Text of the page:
Bomber Command Museum Chronicles
Dear Burke; I wouldn't want to make you green with envy, but I must tell you that today, I had a ride in a Tiger Moth!
Oh, how the memories flooded back. The last time I flew a Tiger was September, 1945. I had just arrived back in Calgary from war-weary England and before I was officially out of my RCAF uniform was at the airport with my brother and sister, watching airplanes take off and land and kicking a few tires on airplanes for sale -- me with four long years of university ahead!
So, brother says," Isn't that a Tiger Moth over there? Come show us how you can fly that!" Well, because I was in a veteran pilot's uniform still, I managed to convince the powers that be to let me solo that beautiful little machine. I remember it went well despite the fact that the last machine I'd flown was a four engine Lancaster! Someone suggested it's like swimming or skating, it comes back? Wrong! Don't believe it! With my heavy-handed technique I nearly dug the little prop into the runway on take off. But it was very forgiving, just as it had been on my first ground loop in a similar Moth when training. I had a great few minutes of nostalgia back then. Could such an experience happen again to a mere mortal in one lifetime? These little wartime machines are becoming like hen's teeth, very rare indeed. Lo and behold, a beautifully restored Tiger moth turned up at the High River airport at a very auspicious time this summer. It was to lead in a celebration flypast for our famous Nanton Lancaster Air Museum's grand opening. The directors of the Society, in secret, selected me to fill the extra seat in the Moth for the flypast on this beautiful, sunny afternoon of July 25, 1992. I was some surprised! My fellow Society directors had heard me talking about the old days (which they allow me to bring up once in a while, since I'm becoming a "rare bird" in my generation, like the Moth) so thought I might enjoy a Tiger Moth ride!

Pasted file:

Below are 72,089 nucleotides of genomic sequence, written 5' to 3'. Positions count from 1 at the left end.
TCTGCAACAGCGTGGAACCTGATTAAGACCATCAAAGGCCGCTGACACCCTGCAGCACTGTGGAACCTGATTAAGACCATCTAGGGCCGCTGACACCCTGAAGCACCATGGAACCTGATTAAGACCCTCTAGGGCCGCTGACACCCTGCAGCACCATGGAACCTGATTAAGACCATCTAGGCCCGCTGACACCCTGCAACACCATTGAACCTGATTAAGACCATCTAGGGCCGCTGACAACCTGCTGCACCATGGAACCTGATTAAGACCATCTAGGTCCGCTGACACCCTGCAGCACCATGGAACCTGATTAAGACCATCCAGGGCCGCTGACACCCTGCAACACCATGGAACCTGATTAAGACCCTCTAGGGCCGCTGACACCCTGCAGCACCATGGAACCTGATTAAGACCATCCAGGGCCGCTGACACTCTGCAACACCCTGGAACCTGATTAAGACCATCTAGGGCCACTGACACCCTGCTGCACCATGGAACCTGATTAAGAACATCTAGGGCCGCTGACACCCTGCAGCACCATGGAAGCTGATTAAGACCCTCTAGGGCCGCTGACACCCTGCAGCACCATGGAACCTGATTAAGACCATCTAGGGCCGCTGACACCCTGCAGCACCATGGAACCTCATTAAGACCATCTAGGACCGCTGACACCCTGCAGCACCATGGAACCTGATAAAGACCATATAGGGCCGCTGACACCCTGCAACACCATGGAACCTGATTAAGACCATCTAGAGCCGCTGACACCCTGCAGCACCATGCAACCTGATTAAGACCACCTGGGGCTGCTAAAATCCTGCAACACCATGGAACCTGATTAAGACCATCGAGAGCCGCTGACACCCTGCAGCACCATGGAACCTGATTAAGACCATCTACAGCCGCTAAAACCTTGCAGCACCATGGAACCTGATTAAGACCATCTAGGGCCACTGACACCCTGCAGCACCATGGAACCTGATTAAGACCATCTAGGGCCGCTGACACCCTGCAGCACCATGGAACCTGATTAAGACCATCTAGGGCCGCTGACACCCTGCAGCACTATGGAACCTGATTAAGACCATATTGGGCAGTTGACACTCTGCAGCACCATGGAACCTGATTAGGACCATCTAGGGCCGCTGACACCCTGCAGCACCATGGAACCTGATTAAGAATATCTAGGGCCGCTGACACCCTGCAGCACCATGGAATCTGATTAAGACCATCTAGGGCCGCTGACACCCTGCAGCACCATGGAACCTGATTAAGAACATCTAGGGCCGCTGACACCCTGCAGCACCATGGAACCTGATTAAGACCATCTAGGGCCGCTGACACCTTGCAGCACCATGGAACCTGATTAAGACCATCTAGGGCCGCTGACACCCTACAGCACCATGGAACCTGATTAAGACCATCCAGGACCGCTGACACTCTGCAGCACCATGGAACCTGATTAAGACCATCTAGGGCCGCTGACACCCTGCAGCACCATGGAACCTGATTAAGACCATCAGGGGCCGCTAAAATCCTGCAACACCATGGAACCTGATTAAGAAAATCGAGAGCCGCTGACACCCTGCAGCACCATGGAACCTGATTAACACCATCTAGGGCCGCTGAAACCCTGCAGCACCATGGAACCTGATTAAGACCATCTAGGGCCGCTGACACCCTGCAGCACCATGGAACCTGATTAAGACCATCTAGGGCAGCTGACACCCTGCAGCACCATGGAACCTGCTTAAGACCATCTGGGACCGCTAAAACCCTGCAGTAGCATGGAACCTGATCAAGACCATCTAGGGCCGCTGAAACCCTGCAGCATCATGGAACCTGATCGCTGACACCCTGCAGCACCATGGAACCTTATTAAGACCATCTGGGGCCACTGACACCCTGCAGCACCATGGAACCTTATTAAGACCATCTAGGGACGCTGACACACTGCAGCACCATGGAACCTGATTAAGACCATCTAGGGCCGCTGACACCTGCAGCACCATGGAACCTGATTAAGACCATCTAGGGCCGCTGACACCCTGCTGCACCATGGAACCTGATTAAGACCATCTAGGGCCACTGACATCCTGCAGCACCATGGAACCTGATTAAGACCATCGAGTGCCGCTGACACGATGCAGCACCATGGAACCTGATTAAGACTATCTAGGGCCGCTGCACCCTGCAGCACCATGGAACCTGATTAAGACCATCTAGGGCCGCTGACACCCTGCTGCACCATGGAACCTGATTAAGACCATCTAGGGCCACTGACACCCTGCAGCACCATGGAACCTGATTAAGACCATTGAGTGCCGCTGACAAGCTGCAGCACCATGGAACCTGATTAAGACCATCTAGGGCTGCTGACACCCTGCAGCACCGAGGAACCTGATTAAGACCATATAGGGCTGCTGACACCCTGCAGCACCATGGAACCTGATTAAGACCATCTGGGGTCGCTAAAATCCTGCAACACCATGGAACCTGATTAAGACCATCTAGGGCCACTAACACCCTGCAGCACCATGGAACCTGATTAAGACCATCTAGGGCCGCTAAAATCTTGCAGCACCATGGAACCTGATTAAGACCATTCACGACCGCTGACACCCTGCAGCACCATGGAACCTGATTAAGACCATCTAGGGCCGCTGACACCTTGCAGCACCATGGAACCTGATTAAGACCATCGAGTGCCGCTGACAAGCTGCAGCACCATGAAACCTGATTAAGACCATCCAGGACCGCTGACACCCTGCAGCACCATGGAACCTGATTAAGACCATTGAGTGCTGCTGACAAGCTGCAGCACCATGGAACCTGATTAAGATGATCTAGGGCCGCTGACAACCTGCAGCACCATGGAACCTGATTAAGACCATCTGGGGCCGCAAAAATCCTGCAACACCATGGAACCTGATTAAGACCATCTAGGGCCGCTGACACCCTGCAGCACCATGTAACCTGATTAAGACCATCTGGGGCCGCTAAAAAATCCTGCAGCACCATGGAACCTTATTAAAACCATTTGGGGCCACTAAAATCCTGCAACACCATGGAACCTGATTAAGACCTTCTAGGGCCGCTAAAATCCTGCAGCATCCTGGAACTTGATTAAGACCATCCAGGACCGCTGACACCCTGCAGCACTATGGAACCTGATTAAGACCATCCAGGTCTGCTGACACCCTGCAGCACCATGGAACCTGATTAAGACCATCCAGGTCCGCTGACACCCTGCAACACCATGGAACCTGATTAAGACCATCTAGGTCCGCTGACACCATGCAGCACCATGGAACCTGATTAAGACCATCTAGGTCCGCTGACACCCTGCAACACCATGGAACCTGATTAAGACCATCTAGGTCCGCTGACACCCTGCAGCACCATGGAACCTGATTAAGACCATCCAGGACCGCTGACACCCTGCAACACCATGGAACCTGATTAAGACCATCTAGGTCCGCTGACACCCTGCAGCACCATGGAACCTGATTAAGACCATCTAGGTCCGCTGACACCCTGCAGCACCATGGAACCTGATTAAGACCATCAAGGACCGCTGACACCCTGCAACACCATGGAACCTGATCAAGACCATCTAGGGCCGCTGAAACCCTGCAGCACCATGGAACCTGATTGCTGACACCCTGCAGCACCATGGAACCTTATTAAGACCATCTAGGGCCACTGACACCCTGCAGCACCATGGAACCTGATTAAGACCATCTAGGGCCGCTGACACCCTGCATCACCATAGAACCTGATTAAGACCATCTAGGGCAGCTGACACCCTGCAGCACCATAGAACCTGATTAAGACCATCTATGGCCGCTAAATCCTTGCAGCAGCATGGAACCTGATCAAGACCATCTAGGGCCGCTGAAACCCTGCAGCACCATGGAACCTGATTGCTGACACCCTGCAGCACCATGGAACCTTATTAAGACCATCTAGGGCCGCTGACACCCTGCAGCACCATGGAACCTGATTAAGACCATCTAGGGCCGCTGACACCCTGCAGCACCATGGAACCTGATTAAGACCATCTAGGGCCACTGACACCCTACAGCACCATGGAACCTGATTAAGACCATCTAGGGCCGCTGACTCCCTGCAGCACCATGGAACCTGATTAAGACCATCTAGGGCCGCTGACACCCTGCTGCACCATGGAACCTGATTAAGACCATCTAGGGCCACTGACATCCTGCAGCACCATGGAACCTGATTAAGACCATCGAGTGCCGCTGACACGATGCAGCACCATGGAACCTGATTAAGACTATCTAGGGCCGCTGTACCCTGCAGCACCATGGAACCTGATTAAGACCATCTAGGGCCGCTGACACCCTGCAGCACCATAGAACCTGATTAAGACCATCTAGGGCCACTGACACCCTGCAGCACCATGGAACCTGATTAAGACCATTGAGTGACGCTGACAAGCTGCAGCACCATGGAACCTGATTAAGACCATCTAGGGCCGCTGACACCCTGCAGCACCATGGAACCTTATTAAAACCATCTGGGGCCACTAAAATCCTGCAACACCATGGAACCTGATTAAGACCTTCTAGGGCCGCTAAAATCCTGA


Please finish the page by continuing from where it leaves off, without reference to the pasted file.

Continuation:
At the High River airport, John Green (NLS founding member and Flying Farmer) helped us push out the Moth. Gordon Jones, the flight service owner and former WW II instructor in Tiger Moths, was to fly the aircraft from the rear seat (Gordon is still instructing today, 50 years later!)
We got in and started the Gypsy Major engine. No mistaking this little four cylinder engine for the Merlin, but it sounded good. I hadn't seen anyone prop an engine for a long time, but our ground crew chap did it expertly and it fired up on the third pull.
The ten minute trip to Nanton with 3000 spectators and our low pass over town went well and is duly recorded by many cameras.
A beautiful day - a huge thrill for me. It was a great day in many other ways as well but the Tiger Moth ride was my supreme moment! You should have been there!